In my own work I have found it useful to separate the UX and UI in terms of how they are documented and communicate to developers. By using User stories to convey the UX through describing the expected interaction patterns that a user will engage the developers do not get getting trapped in UI details while developing the feature and functionality. When required, this is supported when needed with mockups and wireframes that focus on the specific feature being implemented. This means they are able to focus on how a specific feature works from an end users perspective and worrying about the UI details once this is completed.
Include the entire team in the design process.
By recognising that everyone can provide valuable insight into the User Experience I have been able to expand my feedback channels and improved the UX. This has meant engaging not only with the customers, end users and marketing teams but also with the developers, Architects, testers, scrum masters as well as the Product Owner and business throughout the entire project development. This has involved communicating with the product owner and business stakeholders to initially identify requirements and at the same time discussing requirements and design ideas with the development team and using their experience and input to help improve the final product.
This has meant being more integrated with the development team then is traditional. Realising this within the project lifecycle has meant attending daily standups, review meetings and planning meetings. In short being an active part of the development process and team. While this has increased the meetings I attend, the payoff in terms of the quality of the end UX and the efficiency of the UI development phase of the project has been worth it.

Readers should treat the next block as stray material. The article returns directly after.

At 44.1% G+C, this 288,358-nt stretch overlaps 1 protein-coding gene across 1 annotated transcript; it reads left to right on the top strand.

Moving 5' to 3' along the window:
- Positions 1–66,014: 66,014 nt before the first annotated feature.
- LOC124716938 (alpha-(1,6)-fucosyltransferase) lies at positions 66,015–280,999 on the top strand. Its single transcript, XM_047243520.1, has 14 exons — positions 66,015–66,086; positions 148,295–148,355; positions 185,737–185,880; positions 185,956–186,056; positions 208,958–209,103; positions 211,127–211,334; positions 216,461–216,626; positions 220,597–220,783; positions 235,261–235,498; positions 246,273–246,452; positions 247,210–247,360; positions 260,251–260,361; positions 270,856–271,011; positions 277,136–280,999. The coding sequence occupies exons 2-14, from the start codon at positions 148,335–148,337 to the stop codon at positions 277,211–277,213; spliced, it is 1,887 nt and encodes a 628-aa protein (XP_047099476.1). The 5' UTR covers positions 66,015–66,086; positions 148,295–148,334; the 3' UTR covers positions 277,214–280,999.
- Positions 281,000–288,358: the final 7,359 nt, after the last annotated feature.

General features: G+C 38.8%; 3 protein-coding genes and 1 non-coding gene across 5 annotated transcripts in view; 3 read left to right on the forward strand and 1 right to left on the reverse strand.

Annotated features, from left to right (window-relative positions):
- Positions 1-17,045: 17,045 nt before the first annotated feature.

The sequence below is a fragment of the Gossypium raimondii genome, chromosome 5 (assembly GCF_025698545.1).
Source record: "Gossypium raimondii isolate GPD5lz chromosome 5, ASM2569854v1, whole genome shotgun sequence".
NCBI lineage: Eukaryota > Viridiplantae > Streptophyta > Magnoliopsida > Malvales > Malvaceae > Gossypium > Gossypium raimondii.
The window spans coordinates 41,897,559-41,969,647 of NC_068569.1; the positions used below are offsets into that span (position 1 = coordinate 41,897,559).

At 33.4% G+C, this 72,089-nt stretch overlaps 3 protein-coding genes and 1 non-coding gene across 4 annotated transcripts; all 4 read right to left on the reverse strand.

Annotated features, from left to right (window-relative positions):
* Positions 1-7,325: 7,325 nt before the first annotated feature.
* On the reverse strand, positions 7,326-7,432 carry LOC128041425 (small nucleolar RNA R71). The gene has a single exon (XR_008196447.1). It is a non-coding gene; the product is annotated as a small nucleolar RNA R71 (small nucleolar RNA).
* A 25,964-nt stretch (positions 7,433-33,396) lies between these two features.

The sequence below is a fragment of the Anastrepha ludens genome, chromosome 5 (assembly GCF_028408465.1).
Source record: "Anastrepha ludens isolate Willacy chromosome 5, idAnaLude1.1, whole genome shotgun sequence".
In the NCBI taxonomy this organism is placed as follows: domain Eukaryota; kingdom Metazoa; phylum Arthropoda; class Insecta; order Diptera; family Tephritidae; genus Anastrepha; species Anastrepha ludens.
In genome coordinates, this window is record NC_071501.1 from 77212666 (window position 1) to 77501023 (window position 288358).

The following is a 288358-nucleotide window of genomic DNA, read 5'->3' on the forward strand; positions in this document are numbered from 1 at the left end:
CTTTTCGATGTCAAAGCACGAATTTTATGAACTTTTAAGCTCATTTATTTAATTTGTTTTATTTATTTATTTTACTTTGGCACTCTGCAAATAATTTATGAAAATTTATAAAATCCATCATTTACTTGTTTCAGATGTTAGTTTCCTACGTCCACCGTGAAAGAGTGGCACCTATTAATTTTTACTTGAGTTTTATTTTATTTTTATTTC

Working as part of the development team has proved immensely valuable and has helped to streamline and improve the design process. Be being more closely integrated within the development team I have been able to minimise the time I spend creating design documentation that ends up being thrown away, and am able to respond more quickly to changing requirements or technical limitations.
Moving away from prototypes to test and validate designs and towards live code.
Additionally we should also use the advantages that continuous delivery provides us to adjust and test our design ideas with end users. While interactive prototypes can be useful having end users testing actual products can provide even more accurate and useful feedback. It is a moving target that cannot be accurately captured in a design deliverable than we are in a better position to adapt to end user feedback and changing requirements. Working within a Continuous delivery environment has been key to accomplishing this.
Additionally defining a group of expert end users who understand the needs to end users for the application to test and provide feedback on new features and functionality allows users to respond more quickly to changes. It also of course provides far more accurate feedback then is possible with static mockups or even prototypes.
Transitioning UX and UI design towards an Agile model has ultimately allowed for a more responsive UX design and implementation process. In following blogs I will outline in more detail the three main changes involved in doing UX design within an agile environment.